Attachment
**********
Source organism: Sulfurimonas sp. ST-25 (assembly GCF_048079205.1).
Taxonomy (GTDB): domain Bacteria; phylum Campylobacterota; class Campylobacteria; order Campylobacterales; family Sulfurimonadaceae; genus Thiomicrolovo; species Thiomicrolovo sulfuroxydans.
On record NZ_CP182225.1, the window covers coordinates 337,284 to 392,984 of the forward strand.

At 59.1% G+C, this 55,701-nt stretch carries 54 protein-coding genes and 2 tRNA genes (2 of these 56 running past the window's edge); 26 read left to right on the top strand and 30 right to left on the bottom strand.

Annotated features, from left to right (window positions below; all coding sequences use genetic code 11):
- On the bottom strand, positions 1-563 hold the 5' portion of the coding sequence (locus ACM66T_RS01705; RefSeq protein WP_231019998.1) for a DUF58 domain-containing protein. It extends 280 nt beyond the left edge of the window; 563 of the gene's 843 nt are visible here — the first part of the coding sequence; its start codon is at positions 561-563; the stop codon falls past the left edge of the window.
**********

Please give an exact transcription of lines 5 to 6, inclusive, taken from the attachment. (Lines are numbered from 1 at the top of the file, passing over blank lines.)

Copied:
Annotated features, from left to right (window positions below; all coding sequences use genetic code 11):
- On the bottom strand, positions 1-563 hold the 5' portion of the coding sequence (locus ACM66T_RS01705; RefSeq protein WP_231019998.1) for a DUF58 domain-containing protein. It extends 280 nt beyond the left edge of the window; 563 of the gene's 843 nt are visible here — the first part of the coding sequence; its start codon is at positions 561-563; the stop codon falls past the left edge of the window.